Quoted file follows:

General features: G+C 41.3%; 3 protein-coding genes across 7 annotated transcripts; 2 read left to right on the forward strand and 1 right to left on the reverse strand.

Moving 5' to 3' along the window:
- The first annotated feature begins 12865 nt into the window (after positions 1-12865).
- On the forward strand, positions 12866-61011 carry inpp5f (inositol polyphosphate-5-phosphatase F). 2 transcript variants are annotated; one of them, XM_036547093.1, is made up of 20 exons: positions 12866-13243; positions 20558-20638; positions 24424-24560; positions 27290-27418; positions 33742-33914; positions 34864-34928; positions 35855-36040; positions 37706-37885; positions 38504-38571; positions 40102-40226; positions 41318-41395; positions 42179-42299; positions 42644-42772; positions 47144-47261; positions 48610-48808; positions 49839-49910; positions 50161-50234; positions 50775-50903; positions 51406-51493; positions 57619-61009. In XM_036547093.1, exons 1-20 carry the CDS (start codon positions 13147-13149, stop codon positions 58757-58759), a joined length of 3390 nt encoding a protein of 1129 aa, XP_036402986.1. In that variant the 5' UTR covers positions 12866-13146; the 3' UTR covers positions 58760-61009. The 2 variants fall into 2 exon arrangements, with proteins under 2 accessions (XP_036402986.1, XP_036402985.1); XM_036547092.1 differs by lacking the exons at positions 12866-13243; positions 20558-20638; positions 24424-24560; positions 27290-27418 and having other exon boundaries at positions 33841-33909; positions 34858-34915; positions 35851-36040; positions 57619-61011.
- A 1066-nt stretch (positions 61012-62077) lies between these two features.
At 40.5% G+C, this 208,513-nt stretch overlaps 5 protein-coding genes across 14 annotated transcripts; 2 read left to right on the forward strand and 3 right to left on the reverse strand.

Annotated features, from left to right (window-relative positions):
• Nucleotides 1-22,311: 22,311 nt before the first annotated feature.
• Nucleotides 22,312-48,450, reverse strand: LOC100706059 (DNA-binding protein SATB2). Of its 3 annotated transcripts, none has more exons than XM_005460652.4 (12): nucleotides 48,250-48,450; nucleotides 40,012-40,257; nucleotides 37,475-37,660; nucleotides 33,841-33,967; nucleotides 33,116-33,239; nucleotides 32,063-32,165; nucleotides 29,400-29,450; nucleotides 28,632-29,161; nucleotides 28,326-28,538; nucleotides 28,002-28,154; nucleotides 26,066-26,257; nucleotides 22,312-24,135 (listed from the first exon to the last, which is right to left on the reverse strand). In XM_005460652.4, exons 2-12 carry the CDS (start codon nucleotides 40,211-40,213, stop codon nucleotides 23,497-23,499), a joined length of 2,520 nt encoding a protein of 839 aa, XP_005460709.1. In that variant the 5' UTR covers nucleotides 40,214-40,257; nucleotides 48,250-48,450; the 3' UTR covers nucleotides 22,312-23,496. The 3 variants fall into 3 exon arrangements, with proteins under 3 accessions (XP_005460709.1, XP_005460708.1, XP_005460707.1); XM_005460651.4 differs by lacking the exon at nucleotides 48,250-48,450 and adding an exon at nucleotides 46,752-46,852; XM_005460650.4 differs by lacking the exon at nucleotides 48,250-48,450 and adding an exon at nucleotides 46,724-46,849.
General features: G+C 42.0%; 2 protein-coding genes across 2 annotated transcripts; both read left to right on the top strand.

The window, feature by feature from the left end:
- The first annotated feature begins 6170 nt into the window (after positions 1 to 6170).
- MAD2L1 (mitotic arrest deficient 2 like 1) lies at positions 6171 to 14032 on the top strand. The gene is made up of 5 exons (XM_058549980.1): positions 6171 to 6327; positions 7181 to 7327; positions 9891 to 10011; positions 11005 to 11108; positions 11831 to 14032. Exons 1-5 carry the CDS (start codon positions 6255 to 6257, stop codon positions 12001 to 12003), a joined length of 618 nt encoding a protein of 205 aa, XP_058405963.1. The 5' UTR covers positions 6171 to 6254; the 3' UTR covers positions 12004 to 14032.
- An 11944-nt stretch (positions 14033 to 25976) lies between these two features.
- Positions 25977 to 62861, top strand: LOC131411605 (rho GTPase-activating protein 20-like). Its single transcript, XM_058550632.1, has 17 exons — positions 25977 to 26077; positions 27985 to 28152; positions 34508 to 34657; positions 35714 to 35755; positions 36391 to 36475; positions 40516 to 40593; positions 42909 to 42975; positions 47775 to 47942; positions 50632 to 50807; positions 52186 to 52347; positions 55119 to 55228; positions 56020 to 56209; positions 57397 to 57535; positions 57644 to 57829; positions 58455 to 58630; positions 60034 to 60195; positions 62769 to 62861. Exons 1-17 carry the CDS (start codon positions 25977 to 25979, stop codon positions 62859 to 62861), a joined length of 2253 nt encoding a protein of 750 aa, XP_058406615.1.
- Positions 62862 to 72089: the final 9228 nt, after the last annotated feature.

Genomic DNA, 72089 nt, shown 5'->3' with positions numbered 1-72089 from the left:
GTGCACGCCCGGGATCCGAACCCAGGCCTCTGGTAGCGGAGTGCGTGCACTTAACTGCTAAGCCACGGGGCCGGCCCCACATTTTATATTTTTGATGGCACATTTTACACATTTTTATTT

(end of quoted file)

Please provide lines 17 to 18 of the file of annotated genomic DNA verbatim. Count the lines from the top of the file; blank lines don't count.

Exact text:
Genomic DNA, 72089 nt, shown 5'->3' with positions numbered 1-72089 from the left:
GTGCACGCCCGGGATCCGAACCCAGGCCTCTGGTAGCGGAGTGCGTGCACTTAACTGCTAAGCCACGGGGCCGGCCCCACATTTTATATTTTTGATGGCACATTTTACACATTTTTATTT